Nigerian lawmakers passed long-awaited legislation to overhaul the oil and gas industry, after rowdy scenes in the lower chamber of parliament.
The House of Representatives on Friday voted for the bill that the Senate had approved a day earlier, almost bringing to a conclusion a process that began more than a decade ago. The Nigerian government is banking that the law will attract a greater share of global capital into Africa’s largest crude producer at a time when investors are looking to transition away from fossil fuels.
The House opted to postpone a vote on the so-called Petroleum Industry Bill on Jul. 15, which was supposed to be the last day of the current parliamentary session, following protests by members from the southern oil-producing region arguing that oil companies should pay more to communities where exploration and production activities take place. A two-month hiatus was averted when lawmakers returned on Friday and a majority voted to pass the bill.
Despite the disagreements, the lower chamber “was left with no option” other than to put the bill to a vote, according to an account of proceedings from the office of the House’s Speaker, Femi Gbajabiamila.
The chief sticking point was over how much money oil producers should allocate to funds set up to develop the communities hosting their activities. Southern lawmakers in the House had opposed a clause fixing the contribution at 3% of companies’ operating expenses, calling for 5% instead, which led to the last minute delay. A body representing Nigeria’s southern crude-producing region, the Pan-Niger Delta Forum, demanded 10%.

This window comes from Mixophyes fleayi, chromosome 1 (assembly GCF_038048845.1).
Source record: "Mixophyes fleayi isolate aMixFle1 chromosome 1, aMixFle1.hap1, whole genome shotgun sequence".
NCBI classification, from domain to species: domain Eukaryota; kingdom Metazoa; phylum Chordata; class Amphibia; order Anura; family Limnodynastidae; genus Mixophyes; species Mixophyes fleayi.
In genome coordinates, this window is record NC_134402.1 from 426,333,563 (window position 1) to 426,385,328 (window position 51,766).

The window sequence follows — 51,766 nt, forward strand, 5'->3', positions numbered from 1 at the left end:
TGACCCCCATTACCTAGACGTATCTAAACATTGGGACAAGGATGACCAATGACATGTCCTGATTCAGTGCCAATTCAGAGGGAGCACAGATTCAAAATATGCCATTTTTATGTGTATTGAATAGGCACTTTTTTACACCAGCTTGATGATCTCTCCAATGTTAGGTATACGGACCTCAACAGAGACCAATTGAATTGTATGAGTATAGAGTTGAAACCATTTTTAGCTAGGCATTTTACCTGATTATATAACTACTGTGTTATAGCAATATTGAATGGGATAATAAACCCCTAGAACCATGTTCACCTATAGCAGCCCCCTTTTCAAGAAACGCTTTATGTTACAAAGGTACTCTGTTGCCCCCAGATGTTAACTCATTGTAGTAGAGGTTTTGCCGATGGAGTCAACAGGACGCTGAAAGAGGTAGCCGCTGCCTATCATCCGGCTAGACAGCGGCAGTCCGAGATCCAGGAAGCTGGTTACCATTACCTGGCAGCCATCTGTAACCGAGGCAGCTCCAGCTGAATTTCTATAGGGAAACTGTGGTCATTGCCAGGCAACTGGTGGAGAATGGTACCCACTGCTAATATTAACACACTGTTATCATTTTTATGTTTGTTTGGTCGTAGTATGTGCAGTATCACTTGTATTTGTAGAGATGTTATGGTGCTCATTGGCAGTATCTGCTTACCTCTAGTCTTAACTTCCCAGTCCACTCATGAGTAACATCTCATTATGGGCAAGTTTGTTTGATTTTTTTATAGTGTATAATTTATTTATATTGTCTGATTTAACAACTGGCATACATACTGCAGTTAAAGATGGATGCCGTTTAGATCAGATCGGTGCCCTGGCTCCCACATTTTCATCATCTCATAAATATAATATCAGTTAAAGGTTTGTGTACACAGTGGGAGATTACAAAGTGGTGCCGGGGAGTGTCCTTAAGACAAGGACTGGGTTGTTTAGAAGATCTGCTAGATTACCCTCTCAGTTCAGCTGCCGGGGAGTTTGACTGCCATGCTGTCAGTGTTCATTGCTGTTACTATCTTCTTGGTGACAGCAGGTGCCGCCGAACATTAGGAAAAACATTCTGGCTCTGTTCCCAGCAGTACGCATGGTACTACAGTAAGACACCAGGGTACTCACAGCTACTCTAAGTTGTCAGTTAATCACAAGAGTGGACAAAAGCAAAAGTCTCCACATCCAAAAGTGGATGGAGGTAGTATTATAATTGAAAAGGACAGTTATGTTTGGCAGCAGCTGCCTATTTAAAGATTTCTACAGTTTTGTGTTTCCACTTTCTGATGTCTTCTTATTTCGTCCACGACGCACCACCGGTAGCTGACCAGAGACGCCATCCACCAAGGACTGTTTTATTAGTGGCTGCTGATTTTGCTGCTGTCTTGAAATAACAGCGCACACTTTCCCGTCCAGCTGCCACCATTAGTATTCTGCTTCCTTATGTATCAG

Fuel wholesalers and retailers have also expressed concerns about a clause in the bill that defines which companies can import petroleum products to make up any shortfall that domestic refineries are unable to meet. The provision proposes linking an importer’s quota to its refining output, potentially handing a dominant position to the Dangote Group, which is building a giant 650,000 barrel-per-day facility.
“Major players across the supply chain” should be able to import refined petroleum products to “guarantee a free and open market,” said a joint statement by two organizations representing the country’s largest fuel marketers on Jul. 13.
After both chambers passed bills that diverged on several issues at the start of July, a joint committee drafted the harmonized document that lawmakers ultimately adopted.
The reforms – first submitted to parliament in 2008 and conceived at the start of the millennium – are intended to remove legal and regulatory uncertainty that has held back progress on numerous deferred oil and gas projects. The bill now requires only President Muhammadu Buhari’s signature to become law. Wrangling between politicians and complaints by oil companies scuppered previous efforts to finalize the legislation.
Oil companies active in Nigeria, which include Royal Dutch Shell Plc, TotalEnergies SA and Chevron Corp, secured some concessions after objecting to parts of the current bill that was sent to parliament in September. Lawmakers lowered the level of taxes and royalties originally proposed and determined that a “hydrocarbons tax” should not apply to deep offshore production.